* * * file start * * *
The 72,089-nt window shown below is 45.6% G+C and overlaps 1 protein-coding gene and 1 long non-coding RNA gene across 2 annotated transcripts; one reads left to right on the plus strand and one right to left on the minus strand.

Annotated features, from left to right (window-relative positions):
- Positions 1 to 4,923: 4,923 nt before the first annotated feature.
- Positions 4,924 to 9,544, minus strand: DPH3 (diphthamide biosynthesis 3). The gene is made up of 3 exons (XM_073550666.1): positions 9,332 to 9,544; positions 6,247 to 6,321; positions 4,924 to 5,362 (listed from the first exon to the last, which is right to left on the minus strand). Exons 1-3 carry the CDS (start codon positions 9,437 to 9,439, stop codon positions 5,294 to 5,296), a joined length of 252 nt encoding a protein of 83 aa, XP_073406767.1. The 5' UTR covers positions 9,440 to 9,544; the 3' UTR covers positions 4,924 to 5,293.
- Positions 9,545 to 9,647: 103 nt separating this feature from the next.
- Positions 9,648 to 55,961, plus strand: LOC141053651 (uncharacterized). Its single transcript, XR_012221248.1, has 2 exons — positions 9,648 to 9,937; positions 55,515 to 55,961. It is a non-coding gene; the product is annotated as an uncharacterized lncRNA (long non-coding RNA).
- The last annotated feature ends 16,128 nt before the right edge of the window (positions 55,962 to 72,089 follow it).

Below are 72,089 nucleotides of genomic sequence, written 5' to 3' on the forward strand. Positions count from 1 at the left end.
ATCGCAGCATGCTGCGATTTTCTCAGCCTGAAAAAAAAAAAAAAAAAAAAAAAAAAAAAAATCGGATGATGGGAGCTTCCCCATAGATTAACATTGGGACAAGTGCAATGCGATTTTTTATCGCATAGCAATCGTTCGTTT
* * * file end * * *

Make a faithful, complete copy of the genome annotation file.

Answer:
The 72,089-nt window shown below is 45.6% G+C and overlaps 1 protein-coding gene and 1 long non-coding RNA gene across 2 annotated transcripts; one reads left to right on the plus strand and one right to left on the minus strand.

Annotated features, from left to right (window-relative positions):
- Positions 1 to 4,923: 4,923 nt before the first annotated feature.
- Positions 4,924 to 9,544, minus strand: DPH3 (diphthamide biosynthesis 3). The gene is made up of 3 exons (XM_073550666.1): positions 9,332 to 9,544; positions 6,247 to 6,321; positions 4,924 to 5,362 (listed from the first exon to the last, which is right to left on the minus strand). Exons 1-3 carry the CDS (start codon positions 9,437 to 9,439, stop codon positions 5,294 to 5,296), a joined length of 252 nt encoding a protein of 83 aa, XP_073406767.1. The 5' UTR covers positions 9,440 to 9,544; the 3' UTR covers positions 4,924 to 5,293.
- Positions 9,545 to 9,647: 103 nt separating this feature from the next.
- Positions 9,648 to 55,961, plus strand: LOC141053651 (uncharacterized). Its single transcript, XR_012221248.1, has 2 exons — positions 9,648 to 9,937; positions 55,515 to 55,961. It is a non-coding gene; the product is annotated as an uncharacterized lncRNA (long non-coding RNA).
- The last annotated feature ends 16,128 nt before the right edge of the window (positions 55,962 to 72,089 follow it).

Below are 72,089 nucleotides of genomic sequence, written 5' to 3' on the forward strand. Positions count from 1 at the left end.
ATCGCAGCATGCTGCGATTTTCTCAGCCTGAAAAAAAAAAAAAAAAAAAAAAAAAAAAAAATCGGATGATGGGAGCTTCCCCATAGATTAACATTGGGACAAGTGCAATGCGATTTTTTATCGCATAGCAATCGTTCGTTT